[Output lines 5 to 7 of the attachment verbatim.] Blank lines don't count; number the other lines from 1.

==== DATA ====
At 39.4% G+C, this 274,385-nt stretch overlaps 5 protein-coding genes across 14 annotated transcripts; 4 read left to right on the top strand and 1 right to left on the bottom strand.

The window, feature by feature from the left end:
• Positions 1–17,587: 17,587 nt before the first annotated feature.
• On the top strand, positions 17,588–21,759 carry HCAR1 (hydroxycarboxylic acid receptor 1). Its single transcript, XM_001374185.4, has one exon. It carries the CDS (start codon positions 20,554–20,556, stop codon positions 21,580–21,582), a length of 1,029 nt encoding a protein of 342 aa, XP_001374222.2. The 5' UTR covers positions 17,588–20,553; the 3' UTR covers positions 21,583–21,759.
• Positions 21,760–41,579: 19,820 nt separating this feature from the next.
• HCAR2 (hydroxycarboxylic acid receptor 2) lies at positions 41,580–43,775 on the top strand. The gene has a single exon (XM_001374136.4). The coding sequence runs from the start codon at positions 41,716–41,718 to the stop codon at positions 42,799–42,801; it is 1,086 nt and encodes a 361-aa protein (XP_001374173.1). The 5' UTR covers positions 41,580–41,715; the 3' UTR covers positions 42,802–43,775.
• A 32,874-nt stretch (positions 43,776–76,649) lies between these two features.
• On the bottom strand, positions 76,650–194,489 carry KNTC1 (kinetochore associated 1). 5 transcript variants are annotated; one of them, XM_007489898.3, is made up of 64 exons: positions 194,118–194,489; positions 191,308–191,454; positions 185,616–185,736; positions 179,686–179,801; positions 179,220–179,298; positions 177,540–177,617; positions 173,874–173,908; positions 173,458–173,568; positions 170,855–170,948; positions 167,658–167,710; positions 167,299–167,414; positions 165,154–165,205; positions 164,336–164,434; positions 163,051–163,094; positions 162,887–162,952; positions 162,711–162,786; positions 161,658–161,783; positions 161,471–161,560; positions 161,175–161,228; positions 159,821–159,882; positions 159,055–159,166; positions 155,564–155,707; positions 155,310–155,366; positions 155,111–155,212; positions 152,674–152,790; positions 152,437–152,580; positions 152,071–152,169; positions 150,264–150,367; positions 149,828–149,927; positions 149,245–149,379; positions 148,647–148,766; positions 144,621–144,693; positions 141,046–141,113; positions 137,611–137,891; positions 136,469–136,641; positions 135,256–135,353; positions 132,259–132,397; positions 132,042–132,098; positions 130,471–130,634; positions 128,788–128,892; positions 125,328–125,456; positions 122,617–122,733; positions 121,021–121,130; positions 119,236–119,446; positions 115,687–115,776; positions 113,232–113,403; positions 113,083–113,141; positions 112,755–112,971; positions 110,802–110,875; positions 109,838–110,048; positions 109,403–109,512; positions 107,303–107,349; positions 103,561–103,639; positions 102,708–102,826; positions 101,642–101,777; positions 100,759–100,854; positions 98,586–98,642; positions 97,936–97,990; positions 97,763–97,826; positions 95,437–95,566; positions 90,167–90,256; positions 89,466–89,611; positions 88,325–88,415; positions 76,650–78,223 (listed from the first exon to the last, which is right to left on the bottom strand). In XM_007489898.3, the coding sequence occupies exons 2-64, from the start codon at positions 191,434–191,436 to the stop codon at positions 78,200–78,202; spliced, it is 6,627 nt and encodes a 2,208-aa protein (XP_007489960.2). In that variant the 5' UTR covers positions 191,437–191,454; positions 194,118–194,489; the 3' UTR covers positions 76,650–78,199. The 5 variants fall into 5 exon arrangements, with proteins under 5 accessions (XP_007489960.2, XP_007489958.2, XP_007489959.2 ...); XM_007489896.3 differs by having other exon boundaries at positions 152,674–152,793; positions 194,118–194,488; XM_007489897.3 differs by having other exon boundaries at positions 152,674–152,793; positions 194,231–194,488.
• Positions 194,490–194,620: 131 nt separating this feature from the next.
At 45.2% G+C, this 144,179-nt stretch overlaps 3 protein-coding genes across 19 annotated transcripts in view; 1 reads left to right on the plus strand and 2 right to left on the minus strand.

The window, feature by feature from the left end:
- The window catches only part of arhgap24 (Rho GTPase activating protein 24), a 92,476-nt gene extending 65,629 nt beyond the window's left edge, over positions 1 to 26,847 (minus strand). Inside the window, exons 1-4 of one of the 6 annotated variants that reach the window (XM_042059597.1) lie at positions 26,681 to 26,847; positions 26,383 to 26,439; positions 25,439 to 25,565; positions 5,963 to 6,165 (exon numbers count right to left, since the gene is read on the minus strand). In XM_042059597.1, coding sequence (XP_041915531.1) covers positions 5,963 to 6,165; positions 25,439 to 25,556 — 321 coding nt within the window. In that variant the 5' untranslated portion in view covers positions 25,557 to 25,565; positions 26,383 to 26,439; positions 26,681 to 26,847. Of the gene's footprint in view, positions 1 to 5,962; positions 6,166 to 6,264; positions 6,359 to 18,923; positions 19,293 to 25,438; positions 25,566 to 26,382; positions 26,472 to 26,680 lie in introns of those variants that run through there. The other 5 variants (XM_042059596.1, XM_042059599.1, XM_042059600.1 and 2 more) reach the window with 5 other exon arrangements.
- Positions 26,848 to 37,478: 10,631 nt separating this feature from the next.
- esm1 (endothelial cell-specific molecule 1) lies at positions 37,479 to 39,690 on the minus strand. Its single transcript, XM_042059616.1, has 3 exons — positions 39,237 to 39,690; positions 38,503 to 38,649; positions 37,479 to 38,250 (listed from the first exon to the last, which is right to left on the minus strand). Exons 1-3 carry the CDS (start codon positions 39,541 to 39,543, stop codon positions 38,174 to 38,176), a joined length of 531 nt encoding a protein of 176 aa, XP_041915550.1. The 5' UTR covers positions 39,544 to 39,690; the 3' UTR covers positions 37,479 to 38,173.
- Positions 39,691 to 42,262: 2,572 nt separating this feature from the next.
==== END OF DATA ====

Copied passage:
• Positions 21,760–41,579: 19,820 nt separating this feature from the next.
• HCAR2 (hydroxycarboxylic acid receptor 2) lies at positions 41,580–43,775 on the top strand. The gene has a single exon (XM_001374136.4). The coding sequence runs from the start codon at positions 41,716–41,718 to the stop codon at positions 42,799–42,801; it is 1,086 nt and encodes a 361-aa protein (XP_001374173.1). The 5' UTR covers positions 41,580–41,715; the 3' UTR covers positions 42,802–43,775.
• A 32,874-nt stretch (positions 43,776–76,649) lies between these two features.